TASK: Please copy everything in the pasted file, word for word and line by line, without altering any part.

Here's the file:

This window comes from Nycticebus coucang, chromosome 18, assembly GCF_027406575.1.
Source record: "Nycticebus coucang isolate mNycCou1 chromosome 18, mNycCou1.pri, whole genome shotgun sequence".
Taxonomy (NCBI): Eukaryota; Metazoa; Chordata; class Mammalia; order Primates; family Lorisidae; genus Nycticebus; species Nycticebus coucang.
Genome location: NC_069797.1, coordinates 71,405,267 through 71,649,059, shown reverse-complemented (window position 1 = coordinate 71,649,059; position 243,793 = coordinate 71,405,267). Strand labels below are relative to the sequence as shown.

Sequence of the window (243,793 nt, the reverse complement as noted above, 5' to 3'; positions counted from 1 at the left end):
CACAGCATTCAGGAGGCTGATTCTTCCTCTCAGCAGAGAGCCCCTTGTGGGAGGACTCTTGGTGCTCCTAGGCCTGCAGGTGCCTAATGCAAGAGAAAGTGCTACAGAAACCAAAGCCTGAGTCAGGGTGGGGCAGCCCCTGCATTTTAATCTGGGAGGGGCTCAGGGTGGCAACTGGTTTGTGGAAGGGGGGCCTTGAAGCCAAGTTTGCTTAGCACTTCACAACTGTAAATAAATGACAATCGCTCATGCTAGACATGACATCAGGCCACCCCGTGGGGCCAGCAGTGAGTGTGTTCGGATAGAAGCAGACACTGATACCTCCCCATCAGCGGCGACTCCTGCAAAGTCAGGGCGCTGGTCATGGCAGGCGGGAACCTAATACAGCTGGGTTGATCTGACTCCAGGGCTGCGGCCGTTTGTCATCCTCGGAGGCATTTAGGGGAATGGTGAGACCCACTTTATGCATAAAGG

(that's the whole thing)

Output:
This window comes from Nycticebus coucang, chromosome 18, assembly GCF_027406575.1.
Source record: "Nycticebus coucang isolate mNycCou1 chromosome 18, mNycCou1.pri, whole genome shotgun sequence".
Taxonomy (NCBI): Eukaryota; Metazoa; Chordata; class Mammalia; order Primates; family Lorisidae; genus Nycticebus; species Nycticebus coucang.
Genome location: NC_069797.1, coordinates 71,405,267 through 71,649,059, shown reverse-complemented (window position 1 = coordinate 71,649,059; position 243,793 = coordinate 71,405,267). Strand labels below are relative to the sequence as shown.

Sequence of the window (243,793 nt, the reverse complement as noted above, 5' to 3'; positions counted from 1 at the left end):
CACAGCATTCAGGAGGCTGATTCTTCCTCTCAGCAGAGAGCCCCTTGTGGGAGGACTCTTGGTGCTCCTAGGCCTGCAGGTGCCTAATGCAAGAGAAAGTGCTACAGAAACCAAAGCCTGAGTCAGGGTGGGGCAGCCCCTGCATTTTAATCTGGGAGGGGCTCAGGGTGGCAACTGGTTTGTGGAAGGGGGGCCTTGAAGCCAAGTTTGCTTAGCACTTCACAACTGTAAATAAATGACAATCGCTCATGCTAGACATGACATCAGGCCACCCCGTGGGGCCAGCAGTGAGTGTGTTCGGATAGAAGCAGACACTGATACCTCCCCATCAGCGGCGACTCCTGCAAAGTCAGGGCGCTGGTCATGGCAGGCGGGAACCTAATACAGCTGGGTTGATCTGACTCCAGGGCTGCGGCCGTTTGTCATCCTCGGAGGCATTTAGGGGAATGGTGAGACCCACTTTATGCATAAAGG